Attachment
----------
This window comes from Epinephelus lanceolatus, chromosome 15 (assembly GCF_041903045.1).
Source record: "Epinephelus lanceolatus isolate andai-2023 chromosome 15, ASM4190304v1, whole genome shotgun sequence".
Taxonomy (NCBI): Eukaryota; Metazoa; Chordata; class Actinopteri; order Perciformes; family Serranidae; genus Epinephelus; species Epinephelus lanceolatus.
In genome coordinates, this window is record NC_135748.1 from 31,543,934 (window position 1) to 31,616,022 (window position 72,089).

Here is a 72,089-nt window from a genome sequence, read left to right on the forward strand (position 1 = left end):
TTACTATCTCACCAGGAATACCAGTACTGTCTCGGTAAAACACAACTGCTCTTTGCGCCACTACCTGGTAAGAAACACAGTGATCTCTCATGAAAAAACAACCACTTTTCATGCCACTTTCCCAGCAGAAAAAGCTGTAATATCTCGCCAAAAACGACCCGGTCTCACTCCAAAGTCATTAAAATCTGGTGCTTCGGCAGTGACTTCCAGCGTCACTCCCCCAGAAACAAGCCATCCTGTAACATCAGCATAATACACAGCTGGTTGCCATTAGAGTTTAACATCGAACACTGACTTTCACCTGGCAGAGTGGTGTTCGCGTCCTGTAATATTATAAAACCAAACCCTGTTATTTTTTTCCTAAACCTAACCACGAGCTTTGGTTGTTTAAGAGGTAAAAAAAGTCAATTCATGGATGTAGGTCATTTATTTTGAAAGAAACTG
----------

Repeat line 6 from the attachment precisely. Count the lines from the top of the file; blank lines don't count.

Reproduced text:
TTACTATCTCACCAGGAATACCAGTACTGTCTCGGTAAAACACAACTGCTCTTTGCGCCACTACCTGGTAAGAAACACAGTGATCTCTCATGAAAAAACAACCACTTTTCATGCCACTTTCCCAGCAGAAAAAGCTGTAATATCTCGCCAAAAACGACCCGGTCTCACTCCAAAGTCATTAAAATCTGGTGCTTCGGCAGTGACTTCCAGCGTCACTCCCCCAGAAACAAGCCATCCTGTAACATCAGCATAATACACAGCTGGTTGCCATTAGAGTTTAACATCGAACACTGACTTTCACCTGGCAGAGTGGTGTTCGCGTCCTGTAATATTATAAAACCAAACCCTGTTATTTTTTTCCTAAACCTAACCACGAGCTTTGGTTGTTTAAGAGGTAAAAAAAGTCAATTCATGGATGTAGGTCATTTATTTTGAAAGAAACTG